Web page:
Expectations of Undergraduate Students
Undergraduate students are expected to show up to the lab, ready to learn, at the agreed times, and commit to the lab work during those blocks. Graduate students do their best to provide activities which are interesting and provide good learning experiences, but it is the role of undergraduates to inform them when something isn't going as expected, or really isn't stimulating them. Like graduate students, undergraduates must come ready and prepared with results and questions for weekly meetings, and meet deadlines, and communicate ahead of time when those won’t be met. Typically, undergraduate students commit to a project that lasts for one semester, with clear benchmarks to meet throughout the semester. Independent study students will submit a brief final written report and presentation to be delivered at the end of the semester.
Expectations of Technicians
Technicians are expected to take a deep interest in the technical aspects of their job, developing a broad portfolio of troubleshooting skills for both procedures and equipment. The technician should be the first place a student goes to when they are having issues with an experiment and their troubleshooting ideas have failed. The lab technician should then work with the student to brainstorm and troubleshoot, forming hypotheses about what caused the problem, and methods to test possible solutions. It is crucial to have a collaborative response to problems, rather than the technician simply providing answers to issues. Technicians are a resource that our PI can deploy for students when they need an extra pair of hands, and to keep the lab running smoothly. Technicians must have a high degree of self-initiative, and able to structure and fill their time optimally in order to maximize their positive impact on the lab.
Expectations of Post-Docs
Post-Docs should be interested in mentoring all levels of students, and able to do this while doing the most brilliant science imaginable. They are expected to be collaborators in the grant writing and reviewing process, and submitting grants of their own. Despite the high level of collaboration, the post-doc should be independent and able to work alone. I will commit to helping postdocs realize a vision of your own science, and assist with any material needs or otherwise that will achieve that goal. I expect postdocs to help me to improve myself as a PI.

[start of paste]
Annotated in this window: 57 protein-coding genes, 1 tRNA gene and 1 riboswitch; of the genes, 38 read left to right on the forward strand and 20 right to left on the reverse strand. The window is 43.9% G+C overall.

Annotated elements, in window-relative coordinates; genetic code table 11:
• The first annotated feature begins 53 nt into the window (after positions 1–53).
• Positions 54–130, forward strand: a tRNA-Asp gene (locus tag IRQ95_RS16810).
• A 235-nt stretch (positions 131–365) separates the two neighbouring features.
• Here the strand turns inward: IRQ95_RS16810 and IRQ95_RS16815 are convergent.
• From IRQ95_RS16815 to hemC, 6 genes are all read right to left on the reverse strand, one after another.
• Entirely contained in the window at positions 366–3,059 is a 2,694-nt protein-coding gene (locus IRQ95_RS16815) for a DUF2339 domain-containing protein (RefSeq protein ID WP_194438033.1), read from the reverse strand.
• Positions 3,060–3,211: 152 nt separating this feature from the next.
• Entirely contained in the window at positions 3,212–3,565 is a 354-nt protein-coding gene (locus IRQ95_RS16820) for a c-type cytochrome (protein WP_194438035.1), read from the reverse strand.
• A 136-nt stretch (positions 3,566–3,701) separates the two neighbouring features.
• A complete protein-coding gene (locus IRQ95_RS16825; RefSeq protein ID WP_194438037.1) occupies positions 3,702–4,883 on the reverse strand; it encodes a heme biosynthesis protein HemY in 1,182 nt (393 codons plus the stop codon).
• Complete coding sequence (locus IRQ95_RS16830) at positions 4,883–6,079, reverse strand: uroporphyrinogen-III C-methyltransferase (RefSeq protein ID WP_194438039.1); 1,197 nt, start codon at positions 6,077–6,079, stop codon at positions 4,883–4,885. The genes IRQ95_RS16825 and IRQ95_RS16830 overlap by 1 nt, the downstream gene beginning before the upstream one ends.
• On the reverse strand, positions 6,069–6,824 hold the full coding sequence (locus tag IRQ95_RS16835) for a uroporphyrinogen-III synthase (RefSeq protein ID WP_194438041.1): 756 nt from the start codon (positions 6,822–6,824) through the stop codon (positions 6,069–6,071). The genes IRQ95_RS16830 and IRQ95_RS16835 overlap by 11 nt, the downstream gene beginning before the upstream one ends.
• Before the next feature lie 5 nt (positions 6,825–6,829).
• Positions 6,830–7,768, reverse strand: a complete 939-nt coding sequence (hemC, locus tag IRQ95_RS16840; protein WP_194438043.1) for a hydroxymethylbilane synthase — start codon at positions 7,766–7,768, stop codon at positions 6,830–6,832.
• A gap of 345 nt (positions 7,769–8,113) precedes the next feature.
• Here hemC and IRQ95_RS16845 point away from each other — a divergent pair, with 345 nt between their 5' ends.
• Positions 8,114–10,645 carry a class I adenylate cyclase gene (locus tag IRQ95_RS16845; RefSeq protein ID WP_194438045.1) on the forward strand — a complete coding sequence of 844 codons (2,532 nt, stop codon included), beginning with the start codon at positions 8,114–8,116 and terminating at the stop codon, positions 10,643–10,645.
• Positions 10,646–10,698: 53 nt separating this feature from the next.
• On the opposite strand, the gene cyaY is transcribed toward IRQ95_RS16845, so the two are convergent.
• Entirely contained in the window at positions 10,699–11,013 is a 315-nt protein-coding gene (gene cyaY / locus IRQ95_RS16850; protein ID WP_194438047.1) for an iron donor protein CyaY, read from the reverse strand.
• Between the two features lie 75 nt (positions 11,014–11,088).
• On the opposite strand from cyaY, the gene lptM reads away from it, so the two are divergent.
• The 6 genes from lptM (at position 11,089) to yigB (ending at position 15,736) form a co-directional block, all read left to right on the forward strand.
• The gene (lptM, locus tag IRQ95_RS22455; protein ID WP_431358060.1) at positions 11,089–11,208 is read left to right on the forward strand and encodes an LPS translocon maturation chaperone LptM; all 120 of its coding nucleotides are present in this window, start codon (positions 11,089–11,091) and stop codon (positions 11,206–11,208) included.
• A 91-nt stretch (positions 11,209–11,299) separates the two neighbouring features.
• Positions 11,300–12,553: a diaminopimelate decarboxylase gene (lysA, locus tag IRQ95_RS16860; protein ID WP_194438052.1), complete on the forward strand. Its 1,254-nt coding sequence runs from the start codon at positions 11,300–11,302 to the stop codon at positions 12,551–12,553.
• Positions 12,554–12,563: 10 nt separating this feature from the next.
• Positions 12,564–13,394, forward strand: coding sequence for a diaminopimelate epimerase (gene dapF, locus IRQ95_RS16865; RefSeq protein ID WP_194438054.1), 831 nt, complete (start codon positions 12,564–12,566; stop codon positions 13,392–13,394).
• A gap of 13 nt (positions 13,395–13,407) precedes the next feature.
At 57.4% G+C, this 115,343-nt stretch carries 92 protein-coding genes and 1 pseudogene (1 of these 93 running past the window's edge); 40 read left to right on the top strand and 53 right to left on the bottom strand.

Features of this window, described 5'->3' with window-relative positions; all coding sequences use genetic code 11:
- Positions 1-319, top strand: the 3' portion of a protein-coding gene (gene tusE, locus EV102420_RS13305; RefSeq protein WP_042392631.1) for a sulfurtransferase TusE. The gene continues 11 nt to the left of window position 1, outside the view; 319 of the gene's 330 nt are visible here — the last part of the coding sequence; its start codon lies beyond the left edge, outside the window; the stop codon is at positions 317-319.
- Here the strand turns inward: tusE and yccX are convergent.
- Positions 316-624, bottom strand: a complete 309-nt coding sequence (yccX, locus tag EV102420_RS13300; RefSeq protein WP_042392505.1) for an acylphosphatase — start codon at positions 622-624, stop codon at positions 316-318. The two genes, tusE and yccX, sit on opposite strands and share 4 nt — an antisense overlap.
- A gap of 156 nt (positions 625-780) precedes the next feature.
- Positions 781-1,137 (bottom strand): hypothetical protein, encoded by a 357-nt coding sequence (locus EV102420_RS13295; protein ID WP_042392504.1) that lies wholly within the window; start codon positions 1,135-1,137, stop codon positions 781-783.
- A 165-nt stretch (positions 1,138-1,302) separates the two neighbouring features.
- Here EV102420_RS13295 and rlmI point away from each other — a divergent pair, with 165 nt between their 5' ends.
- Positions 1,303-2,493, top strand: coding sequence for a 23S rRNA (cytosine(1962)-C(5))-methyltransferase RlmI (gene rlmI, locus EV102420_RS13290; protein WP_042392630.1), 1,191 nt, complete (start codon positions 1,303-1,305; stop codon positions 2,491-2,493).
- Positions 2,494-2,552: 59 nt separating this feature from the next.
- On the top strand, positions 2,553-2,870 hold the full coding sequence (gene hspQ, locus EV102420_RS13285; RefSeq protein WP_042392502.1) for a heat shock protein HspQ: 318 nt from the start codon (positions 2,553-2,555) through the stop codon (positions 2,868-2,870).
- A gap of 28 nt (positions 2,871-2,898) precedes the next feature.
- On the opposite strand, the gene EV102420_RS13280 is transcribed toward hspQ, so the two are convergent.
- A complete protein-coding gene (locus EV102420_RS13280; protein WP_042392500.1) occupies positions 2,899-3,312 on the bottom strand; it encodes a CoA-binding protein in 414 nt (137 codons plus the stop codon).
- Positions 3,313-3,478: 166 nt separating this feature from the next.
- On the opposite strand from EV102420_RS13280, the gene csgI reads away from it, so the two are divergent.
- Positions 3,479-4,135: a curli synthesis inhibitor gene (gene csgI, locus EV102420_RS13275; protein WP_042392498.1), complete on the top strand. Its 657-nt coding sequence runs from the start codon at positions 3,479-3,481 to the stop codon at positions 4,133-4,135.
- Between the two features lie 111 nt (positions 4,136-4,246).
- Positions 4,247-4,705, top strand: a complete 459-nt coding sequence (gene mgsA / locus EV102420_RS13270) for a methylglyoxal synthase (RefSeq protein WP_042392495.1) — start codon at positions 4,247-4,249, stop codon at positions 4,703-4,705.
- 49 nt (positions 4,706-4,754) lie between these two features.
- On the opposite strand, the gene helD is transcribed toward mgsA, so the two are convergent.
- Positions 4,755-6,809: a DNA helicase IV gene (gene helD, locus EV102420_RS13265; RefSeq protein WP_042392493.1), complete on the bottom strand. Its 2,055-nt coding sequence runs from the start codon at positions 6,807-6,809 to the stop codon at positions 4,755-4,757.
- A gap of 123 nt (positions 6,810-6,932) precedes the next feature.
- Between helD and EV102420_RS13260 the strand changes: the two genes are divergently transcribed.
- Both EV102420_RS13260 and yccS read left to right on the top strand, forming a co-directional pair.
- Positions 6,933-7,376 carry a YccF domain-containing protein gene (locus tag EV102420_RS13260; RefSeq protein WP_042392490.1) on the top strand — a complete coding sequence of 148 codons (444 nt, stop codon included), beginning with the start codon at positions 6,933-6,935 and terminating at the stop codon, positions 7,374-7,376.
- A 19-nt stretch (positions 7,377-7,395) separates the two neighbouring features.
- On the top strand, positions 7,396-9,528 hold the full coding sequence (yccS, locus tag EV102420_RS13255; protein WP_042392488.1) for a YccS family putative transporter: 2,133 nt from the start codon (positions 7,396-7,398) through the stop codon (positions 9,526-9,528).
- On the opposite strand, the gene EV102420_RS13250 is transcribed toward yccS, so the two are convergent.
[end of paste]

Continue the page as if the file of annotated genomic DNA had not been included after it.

Expectations of Kristen
My goal is to improve our understanding of the world through our science, and to do it in the most personally and professionally sustainable way possible. I expect you to do as I do, which is to work hard but also honor the things that make you happy and productive, and include them in your life also. You can expect me to facilitate your training as a scientist by helping you to choose a project and research direction that will be fulfilling on a day-to-day as well as broad basis. I will do my best to provide, with your help, all the things you need to perform your research. I will read drafts of your grants and applications. I will introduce you to my colleagues and help you to make them your own. I will work with you to get you into the research career path that you set out for yourself. I will commit to this as long as you meet your own expectations, and you can expect me to be honest and supportive of you along the way.